What We Need in the New Year: Forgiveness

Dear Friends,

This week, I read the d’var Torah by Rabbi Jonathan Sacks that I shared last night at services. It explored the theme of forgiveness, one inspired by this week’s Torah portion. I’d like us to discuss for just a moment this morning how we might become more forgiving to each other in 2018, especially while we still might want to engage in activities and pursue goals that might keep each other apart.

My go-to solution is that if we keep our focus on always acting according to Jewish values, we can use them as the fulcrum for balancing our actions and our conversations with each other on social issues and politics. The problem, of course, and where my solution hits a snag, is on how each one of us prioritizes those very values. 

Many years ago, based on an activity that I had learned at a Jewish educators’ professional day, I ran a Jewish values auction at a youth activity that I led here – the participants were given a list of Jewish values that they could trade until they had the three that they most wanted. Then, using the short stacks of play money each had been given, we auctioned off those values, so that they could see how strongly they wanted the ones they had chosen. Those teens who took the activity seriously used it as an opportunity to consider their own values.

How do we prioritize our own values? When do we take the time to consider what is most important to us? I believe that when most of us do consider those values and understand our priorities, we will know that ahavat Yisrael, love of our Jewish people, will often fall near the top of the list, not far below love of our own families. Strengthening that love and protecting it should be even more important to a community such as ours. We have always prided ourselves on being a heimishe congregation welcoming, warm, and open. Hurtful and rancorous speech that denigrates each other’s political viewpoints is counterproductive to the goal of maintaining a harmonious community.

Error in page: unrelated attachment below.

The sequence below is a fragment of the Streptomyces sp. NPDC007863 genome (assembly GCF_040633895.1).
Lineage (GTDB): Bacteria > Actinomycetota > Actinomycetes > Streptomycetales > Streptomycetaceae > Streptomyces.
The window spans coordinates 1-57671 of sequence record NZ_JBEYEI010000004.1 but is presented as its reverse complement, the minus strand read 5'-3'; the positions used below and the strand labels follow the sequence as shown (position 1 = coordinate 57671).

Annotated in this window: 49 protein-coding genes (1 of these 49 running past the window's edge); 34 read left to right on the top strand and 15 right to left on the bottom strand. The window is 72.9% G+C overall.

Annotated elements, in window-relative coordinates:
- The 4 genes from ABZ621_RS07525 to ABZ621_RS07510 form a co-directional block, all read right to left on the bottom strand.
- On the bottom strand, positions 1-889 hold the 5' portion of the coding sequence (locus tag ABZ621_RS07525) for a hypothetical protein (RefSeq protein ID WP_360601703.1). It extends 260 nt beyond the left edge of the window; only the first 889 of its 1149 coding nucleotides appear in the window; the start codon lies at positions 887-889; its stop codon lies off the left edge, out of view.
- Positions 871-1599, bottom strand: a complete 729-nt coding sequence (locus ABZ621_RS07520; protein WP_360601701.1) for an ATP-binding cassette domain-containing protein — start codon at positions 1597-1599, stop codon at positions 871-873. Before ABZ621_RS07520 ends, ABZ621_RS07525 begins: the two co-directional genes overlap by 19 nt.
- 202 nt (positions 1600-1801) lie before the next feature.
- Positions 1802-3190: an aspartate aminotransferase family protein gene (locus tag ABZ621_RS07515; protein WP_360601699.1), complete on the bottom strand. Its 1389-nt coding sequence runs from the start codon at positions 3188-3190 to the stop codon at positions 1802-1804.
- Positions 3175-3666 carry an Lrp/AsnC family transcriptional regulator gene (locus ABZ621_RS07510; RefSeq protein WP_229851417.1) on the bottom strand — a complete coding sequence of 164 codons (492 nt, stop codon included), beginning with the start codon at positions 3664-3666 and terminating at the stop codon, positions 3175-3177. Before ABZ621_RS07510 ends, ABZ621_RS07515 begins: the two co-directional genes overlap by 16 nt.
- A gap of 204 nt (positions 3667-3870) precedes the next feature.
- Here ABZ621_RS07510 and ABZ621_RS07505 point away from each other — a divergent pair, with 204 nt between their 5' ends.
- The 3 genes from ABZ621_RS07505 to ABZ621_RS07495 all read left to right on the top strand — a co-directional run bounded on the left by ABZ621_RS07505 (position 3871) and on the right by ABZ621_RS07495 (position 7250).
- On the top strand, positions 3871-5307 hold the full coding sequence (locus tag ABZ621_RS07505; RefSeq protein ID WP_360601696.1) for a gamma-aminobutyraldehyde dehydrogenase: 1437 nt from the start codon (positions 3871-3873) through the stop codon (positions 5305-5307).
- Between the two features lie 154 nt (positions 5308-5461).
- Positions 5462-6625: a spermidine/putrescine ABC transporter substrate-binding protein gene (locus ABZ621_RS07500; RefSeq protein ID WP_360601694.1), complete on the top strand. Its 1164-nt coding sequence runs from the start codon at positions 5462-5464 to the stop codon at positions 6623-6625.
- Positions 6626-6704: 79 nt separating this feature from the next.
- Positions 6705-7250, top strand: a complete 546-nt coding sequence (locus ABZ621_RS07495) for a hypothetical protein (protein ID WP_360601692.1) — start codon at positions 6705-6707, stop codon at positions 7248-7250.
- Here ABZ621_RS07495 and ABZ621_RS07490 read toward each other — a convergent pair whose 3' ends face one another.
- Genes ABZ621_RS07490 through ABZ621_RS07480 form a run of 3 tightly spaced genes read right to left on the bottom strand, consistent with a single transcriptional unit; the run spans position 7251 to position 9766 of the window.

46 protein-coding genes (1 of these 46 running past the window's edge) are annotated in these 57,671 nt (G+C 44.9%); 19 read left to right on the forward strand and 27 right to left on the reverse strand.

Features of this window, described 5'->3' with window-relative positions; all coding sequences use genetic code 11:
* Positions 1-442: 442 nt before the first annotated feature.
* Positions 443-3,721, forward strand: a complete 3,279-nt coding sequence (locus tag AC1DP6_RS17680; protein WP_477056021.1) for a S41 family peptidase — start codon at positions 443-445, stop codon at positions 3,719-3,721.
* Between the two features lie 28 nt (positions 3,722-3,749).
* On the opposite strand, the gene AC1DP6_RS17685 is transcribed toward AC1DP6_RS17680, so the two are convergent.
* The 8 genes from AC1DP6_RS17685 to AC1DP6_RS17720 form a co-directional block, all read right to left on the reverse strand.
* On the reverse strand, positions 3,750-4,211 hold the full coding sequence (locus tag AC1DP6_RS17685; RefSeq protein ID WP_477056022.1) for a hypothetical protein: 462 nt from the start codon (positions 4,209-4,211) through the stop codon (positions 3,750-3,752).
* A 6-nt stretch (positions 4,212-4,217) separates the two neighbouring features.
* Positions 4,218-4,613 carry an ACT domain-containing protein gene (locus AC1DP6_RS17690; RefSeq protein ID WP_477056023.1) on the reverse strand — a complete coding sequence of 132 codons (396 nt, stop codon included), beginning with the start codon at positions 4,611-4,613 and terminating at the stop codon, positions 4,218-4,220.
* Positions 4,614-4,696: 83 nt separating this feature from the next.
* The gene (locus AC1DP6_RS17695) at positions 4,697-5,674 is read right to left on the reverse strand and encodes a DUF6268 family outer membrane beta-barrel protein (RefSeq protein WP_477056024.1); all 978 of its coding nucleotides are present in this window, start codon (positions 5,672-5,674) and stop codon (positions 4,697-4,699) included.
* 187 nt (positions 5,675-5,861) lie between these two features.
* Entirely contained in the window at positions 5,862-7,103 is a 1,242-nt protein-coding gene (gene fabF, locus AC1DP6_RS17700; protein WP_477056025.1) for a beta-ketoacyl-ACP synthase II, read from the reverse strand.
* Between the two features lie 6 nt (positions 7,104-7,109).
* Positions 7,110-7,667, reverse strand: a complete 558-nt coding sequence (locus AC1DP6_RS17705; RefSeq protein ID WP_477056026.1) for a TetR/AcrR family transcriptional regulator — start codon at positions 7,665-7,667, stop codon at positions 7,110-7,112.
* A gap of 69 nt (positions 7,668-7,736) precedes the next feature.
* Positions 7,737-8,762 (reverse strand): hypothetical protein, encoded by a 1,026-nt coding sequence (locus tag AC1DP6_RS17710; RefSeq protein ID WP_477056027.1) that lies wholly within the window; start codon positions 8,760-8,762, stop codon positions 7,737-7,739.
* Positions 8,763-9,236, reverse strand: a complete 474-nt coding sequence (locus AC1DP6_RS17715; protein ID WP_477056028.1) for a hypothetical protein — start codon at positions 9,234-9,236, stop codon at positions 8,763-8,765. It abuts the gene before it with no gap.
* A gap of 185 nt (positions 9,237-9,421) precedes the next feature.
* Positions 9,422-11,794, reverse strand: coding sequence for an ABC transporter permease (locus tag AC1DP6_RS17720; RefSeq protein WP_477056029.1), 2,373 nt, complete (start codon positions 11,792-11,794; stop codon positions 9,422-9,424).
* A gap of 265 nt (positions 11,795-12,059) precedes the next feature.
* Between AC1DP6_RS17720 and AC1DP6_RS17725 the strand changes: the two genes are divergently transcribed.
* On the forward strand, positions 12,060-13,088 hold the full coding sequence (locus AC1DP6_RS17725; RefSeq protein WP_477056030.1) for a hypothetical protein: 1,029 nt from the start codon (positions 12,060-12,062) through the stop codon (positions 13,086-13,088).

But how do we not speak of those things in the world that most concern us? It is not helpful, and it is most certainly not Jewish, to stick our heads in the sand or to constantly self-censor.

My suggestion is that we do express ourselves, and continue to actively try to make our country a more just place, but to also practice radical forgiveness – to forgive each other’s occasional untamed language and untempered viewpoints, and to forgive past arguments that we have had with others. This is easier if our disagreements never become ad hominem attacks on each other! Let’s stick to issues, state and illustrate the Jewish value that we are modeling, and at the end of the day, remain loving and accepting congregants. We always aim to begin the Jewish New Year with a clean slate before each other and before G-d – let us try to do the same as we enter the secular new year if we want 2018 to be one of greater peace and understanding.

 Shabbat Shalom!

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